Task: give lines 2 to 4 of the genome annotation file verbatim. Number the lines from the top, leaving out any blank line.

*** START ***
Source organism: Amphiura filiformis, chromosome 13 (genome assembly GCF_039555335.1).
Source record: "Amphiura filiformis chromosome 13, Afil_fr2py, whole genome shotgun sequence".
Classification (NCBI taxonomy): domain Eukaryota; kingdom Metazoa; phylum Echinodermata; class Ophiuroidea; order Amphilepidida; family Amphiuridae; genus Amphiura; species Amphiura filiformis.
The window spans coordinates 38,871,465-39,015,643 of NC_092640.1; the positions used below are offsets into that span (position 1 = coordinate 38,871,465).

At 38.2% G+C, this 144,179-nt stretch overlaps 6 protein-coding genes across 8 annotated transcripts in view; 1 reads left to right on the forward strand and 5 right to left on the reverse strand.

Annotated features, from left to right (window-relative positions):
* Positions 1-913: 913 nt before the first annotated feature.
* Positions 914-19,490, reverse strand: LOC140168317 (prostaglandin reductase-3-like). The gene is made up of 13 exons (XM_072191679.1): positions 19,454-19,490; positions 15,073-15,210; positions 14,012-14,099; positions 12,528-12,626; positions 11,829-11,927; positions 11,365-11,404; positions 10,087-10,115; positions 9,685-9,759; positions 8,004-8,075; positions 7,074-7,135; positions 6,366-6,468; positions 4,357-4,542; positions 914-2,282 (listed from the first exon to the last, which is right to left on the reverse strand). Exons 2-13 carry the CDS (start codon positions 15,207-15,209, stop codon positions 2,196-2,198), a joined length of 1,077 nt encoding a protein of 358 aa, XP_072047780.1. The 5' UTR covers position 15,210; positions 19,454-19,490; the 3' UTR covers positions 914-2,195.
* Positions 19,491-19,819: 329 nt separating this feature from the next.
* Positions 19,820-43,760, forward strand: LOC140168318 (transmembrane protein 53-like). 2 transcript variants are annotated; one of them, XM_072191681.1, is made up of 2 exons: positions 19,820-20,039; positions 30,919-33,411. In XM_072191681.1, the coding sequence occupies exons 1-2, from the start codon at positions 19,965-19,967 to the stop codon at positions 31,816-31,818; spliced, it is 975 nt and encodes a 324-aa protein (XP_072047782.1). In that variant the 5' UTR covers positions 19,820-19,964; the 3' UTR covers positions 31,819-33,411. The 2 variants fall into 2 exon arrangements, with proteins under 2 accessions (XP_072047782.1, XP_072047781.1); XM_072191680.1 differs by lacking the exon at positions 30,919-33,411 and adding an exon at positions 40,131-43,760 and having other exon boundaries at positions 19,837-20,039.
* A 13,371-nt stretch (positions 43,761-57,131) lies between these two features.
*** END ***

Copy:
Source record: "Amphiura filiformis chromosome 13, Afil_fr2py, whole genome shotgun sequence".
Classification (NCBI taxonomy): domain Eukaryota; kingdom Metazoa; phylum Echinodermata; class Ophiuroidea; order Amphilepidida; family Amphiuridae; genus Amphiura; species Amphiura filiformis.
The window spans coordinates 38,871,465-39,015,643 of NC_092640.1; the positions used below are offsets into that span (position 1 = coordinate 38,871,465).